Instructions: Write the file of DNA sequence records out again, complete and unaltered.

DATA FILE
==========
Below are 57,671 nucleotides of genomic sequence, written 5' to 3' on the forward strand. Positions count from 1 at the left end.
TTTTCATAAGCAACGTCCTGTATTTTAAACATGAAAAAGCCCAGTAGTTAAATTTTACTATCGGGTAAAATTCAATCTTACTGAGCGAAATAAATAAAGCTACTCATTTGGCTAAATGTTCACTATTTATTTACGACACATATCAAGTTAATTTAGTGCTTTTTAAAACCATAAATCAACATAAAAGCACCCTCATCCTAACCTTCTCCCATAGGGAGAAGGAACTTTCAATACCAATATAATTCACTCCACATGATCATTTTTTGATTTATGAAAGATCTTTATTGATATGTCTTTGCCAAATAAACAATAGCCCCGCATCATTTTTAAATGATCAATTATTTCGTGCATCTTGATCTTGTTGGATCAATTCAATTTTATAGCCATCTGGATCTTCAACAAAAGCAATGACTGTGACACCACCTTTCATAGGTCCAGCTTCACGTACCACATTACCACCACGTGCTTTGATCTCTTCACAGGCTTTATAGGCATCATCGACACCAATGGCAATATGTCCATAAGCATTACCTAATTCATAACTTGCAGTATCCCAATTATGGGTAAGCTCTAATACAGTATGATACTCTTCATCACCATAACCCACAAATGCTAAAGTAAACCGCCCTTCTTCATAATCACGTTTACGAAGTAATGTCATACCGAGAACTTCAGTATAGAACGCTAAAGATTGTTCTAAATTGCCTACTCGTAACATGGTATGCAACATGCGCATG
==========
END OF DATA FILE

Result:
Below are 57,671 nucleotides of genomic sequence, written 5' to 3' on the forward strand. Positions count from 1 at the left end.
TTTTCATAAGCAACGTCCTGTATTTTAAACATGAAAAAGCCCAGTAGTTAAATTTTACTATCGGGTAAAATTCAATCTTACTGAGCGAAATAAATAAAGCTACTCATTTGGCTAAATGTTCACTATTTATTTACGACACATATCAAGTTAATTTAGTGCTTTTTAAAACCATAAATCAACATAAAAGCACCCTCATCCTAACCTTCTCCCATAGGGAGAAGGAACTTTCAATACCAATATAATTCACTCCACATGATCATTTTTTGATTTATGAAAGATCTTTATTGATATGTCTTTGCCAAATAAACAATAGCCCCGCATCATTTTTAAATGATCAATTATTTCGTGCATCTTGATCTTGTTGGATCAATTCAATTTTATAGCCATCTGGATCTTCAACAAAAGCAATGACTGTGACACCACCTTTCATAGGTCCAGCTTCACGTACCACATTACCACCACGTGCTTTGATCTCTTCACAGGCTTTATAGGCATCATCGACACCAATGGCAATATGTCCATAAGCATTACCTAATTCATAACTTGCAGTATCCCAATTATGGGTAAGCTCTAATACAGTATGATACTCTTCATCACCATAACCCACAAATGCTAAAGTAAACCGCCCTTCTTCATAATCACGTTTACGAAGTAATGTCATACCGAGAACTTCAGTATAGAACGCTAAAGATTGTTCTAAATTGCCTACTCGTAACATGGTATGCAACATGCGCATG